Louise G , Andrew J. Stewart , Michael Y , and Bestetti: Chagas Disease: Where to now?.


This special issue includes expert reviews on the neglected cardiological syndrome – Chagas Disease (CD), also known as American trypanosomiasis. First described in 1909 this syndrome is endemic in several Latin American countries. This specially commissioned themed issue of the International Cardiovascular Forum Journal brings together notable experts who discuss a wide range of emerging topics in CD. These include the changing, and challenging, epidemiology of CD in migrants and visitors to the Europe and the USA. We also review what treatments exist for the primary infective aetiology, and how to manage Chagas cardiomyopathy when it has reached its endstage heart failure form. We have expert reviews on advanced imaging techniques and their role in the assessment and care of Chagas’ patients and the opportunity to protect against sudden death in this enigmatic condition.

This special issue includes expert reviews on the neglected cardiological syndrome – Chagas Disease (CD). CD, otherwise known as American trypanosomiasis was described by Carlos Justiniano Ribeiro Chagas more than a century ago. It was an amazing achievement, and one that, had he survived longer, may well have earned him a Nobel Prize. He identified both the causative agent, Trypanosoma cruzi, (T. cruzi), the transmission vector, the full clinical description of a highly complex disease, and he identified the potential reservoirs of the disease causing agent.1 This illness has been partially controlled by efforts in endemic countries, but with more widespread travel and migration in the 21st century, countries with little or no experience of this illness may become the targets of new outbreaks; a challenge to our ability to control infectious diseases in the modern era of global mobility. Much local knowledge and hard work needs to be supported and developed with the aim of complete eradication, whilst ensuring previously unaffected countries in the developed world are aware of the challenges in their incoming populations who derive from the endemic countries of central and south America.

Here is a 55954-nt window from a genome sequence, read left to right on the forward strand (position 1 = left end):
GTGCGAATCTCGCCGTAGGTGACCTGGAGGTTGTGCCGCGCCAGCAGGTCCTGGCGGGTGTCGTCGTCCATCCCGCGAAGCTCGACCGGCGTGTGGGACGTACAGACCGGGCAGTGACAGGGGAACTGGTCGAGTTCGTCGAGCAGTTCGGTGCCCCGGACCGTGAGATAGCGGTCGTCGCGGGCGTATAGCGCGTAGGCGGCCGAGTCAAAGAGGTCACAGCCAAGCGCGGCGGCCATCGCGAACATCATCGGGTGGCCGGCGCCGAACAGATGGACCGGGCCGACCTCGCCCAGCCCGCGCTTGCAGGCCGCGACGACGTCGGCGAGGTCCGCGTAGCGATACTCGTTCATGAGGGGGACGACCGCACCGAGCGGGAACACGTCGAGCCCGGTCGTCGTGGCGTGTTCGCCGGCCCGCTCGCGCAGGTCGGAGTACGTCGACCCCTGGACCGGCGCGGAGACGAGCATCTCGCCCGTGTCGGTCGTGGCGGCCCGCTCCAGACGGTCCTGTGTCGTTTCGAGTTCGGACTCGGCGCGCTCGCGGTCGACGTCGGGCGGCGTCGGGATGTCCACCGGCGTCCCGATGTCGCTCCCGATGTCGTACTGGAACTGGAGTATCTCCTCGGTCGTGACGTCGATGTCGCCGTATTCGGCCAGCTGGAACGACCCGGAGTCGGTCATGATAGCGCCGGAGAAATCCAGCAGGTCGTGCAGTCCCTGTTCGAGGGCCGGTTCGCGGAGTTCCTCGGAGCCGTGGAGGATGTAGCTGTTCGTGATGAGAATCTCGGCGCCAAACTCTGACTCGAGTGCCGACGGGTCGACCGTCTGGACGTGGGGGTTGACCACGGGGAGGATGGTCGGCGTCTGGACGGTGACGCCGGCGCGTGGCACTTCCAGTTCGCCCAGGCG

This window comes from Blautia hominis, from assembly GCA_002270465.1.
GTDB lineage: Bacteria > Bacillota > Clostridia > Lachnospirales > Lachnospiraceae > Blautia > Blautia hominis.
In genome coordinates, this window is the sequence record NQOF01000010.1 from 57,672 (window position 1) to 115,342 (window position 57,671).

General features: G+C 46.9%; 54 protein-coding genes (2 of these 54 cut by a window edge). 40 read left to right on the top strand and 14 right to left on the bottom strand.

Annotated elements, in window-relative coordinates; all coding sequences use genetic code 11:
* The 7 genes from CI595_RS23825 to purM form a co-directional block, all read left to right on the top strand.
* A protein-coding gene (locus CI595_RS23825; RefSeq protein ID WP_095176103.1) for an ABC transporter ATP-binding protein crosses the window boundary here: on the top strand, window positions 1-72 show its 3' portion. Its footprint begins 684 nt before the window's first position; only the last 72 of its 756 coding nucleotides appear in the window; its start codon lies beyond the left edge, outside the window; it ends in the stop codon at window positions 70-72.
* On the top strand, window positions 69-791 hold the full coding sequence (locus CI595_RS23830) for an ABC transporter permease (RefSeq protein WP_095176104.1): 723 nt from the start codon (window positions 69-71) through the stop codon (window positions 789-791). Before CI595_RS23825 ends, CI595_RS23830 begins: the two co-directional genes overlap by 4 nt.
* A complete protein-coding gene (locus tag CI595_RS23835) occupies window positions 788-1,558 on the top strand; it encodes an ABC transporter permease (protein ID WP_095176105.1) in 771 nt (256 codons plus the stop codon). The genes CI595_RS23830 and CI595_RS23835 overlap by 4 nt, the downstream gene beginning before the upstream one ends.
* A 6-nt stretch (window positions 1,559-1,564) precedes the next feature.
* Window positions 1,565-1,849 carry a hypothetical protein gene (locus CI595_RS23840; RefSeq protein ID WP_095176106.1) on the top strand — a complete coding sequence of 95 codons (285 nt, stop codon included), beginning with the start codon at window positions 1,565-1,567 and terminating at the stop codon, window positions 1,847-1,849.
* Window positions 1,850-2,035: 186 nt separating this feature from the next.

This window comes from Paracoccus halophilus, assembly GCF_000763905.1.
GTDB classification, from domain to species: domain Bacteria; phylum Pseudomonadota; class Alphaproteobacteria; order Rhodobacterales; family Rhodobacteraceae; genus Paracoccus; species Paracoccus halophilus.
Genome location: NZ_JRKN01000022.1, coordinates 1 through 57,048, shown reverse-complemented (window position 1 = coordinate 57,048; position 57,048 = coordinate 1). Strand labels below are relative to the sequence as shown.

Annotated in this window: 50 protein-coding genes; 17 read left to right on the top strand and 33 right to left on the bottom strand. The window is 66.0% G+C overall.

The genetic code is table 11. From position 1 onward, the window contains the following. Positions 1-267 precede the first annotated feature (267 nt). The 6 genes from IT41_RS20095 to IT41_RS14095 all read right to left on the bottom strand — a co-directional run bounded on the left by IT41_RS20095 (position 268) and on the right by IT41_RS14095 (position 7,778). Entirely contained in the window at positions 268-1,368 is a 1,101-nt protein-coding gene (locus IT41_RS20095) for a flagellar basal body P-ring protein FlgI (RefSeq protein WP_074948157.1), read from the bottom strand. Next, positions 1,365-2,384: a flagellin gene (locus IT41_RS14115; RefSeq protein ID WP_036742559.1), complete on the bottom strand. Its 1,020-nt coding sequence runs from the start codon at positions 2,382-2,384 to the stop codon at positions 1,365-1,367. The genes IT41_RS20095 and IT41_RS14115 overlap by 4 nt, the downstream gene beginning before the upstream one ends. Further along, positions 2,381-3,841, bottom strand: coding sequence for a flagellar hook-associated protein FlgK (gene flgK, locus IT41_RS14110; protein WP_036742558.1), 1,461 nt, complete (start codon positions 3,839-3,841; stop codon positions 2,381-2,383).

The fact that CD can be transmitted through non-vector mechanisms, such as through blood transfusions, organ donations, accidental laboratory transmission or vertically from mother to child at birth2,3 raises new risks and needs also in Europe and the USA, which the timely review by Esther Cambronero- Cortinas describes in this themed issue.4 Dr. Cambronero- Cortinas describes how the prevalence of CD has decreased from 20 million in 1981 to 8–10 million in 2005, people at risk falling from 100 million to 28 million, new cases from 700,000/ year in 1990 to 41,200/year in 2006, and mortality from 50,000 deaths per year to the current 12,500. These reductions can be ascribed to improved vector control campaigns and blood donation screening, hygiene and public health awareness.

There are marked differences, however, in prevalence between endemic countries, with the highest prevalence in the poorest areas of Bolivia, Paraguay, Argentina and Mexico. Europe, with its significant migrant populations, especially from Latin America, may have around 4 million people, especially in southern European countries such as Spain and Italy, at risk. The prevalence of CD among Bolivians in Europe for example is estimated to be between 6.8 to 25%. Of course the route of subsequent transmission is different in these immigrants. With congenital transmission rates estimated to be around 4.7% (range 3.9–5.6), significantly higher for mothers with detectable parisitaemia. It is, for example, estimated that each year between 63 to 115 newborns would be infected each year from these numbers. Obstetrician-gynecologists in non-endemic countries may need up-skilling in CD which has not been a significant part of their European curricula to date. T cruzi screening may need to be introduced across at-risk European countries, especially as 94–96% of infected individuals in non-endemic areas probably remain undiagnosed. CD has become a worldwide public health concern and will remain so for the foreseeable future.